Don't ignore the letter inviting you to the interview - if you deal with the situation straight away you have more chance of getting a better outcome.
It's important to try and get a solicitor to support you while you're being investigated - they'll help you explain your situation and advise on what actions you need to take.
The best place to start is your nearest Citizens Advice - they'll help you find a suitable and affordable solicitor.
If you can't see Citizens Advice or a solicitor before your interview under caution, ask to change the date of your interview. Call the number on the letter inviting you to the interview and explain you're waiting to get advice first.
It's a good idea to check what will happen on GOV.UK and write down any questions you have.
If you're struggling financially because your benefit isn't being paid, you can get help from your nearest Citizens Advice even if they aren't already supporting you with your case. For example, they might be able to help you carry on getting your benefit for a while or tell you about local food banks.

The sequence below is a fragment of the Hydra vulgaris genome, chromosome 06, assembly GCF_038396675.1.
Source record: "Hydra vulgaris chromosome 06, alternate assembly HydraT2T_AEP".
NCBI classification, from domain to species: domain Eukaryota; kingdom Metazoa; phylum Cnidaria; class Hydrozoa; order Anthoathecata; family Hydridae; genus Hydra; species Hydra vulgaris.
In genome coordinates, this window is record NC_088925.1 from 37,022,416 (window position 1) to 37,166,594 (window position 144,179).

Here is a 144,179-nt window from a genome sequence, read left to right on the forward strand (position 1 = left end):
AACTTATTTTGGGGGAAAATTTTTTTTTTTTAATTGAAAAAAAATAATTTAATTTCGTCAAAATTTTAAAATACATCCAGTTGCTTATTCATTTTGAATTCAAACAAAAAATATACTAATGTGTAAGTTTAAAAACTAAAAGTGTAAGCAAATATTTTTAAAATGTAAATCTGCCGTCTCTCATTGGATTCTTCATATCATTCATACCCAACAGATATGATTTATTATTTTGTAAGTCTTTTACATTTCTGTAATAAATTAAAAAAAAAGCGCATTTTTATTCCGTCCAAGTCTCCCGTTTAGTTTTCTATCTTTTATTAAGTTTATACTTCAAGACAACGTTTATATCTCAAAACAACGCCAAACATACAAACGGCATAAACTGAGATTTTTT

Although you've shown you're not guilty, you'll still need to argue that you were entitled to everything you claimed and shouldn't pay anything back. This is called 'challenging an overpayment'.
It's a separate process from proving you didn't commit benefit fraud - you have to do it or else you'll be told to make repayments. Ask your adviser or solicitor what to do or check our advice on challenging a benefit decision.
Your adviser or solicitor will tell you what to do if you're given a fine or other penalty. They'll also help if you're asked to choose between paying a fine or being prosecuted under criminal law.
You can also ask an adviser at Citizens Advice for help with:
Online Advice is provided by citizensadvice.org.uk; copyright © 2021 Citizens Advice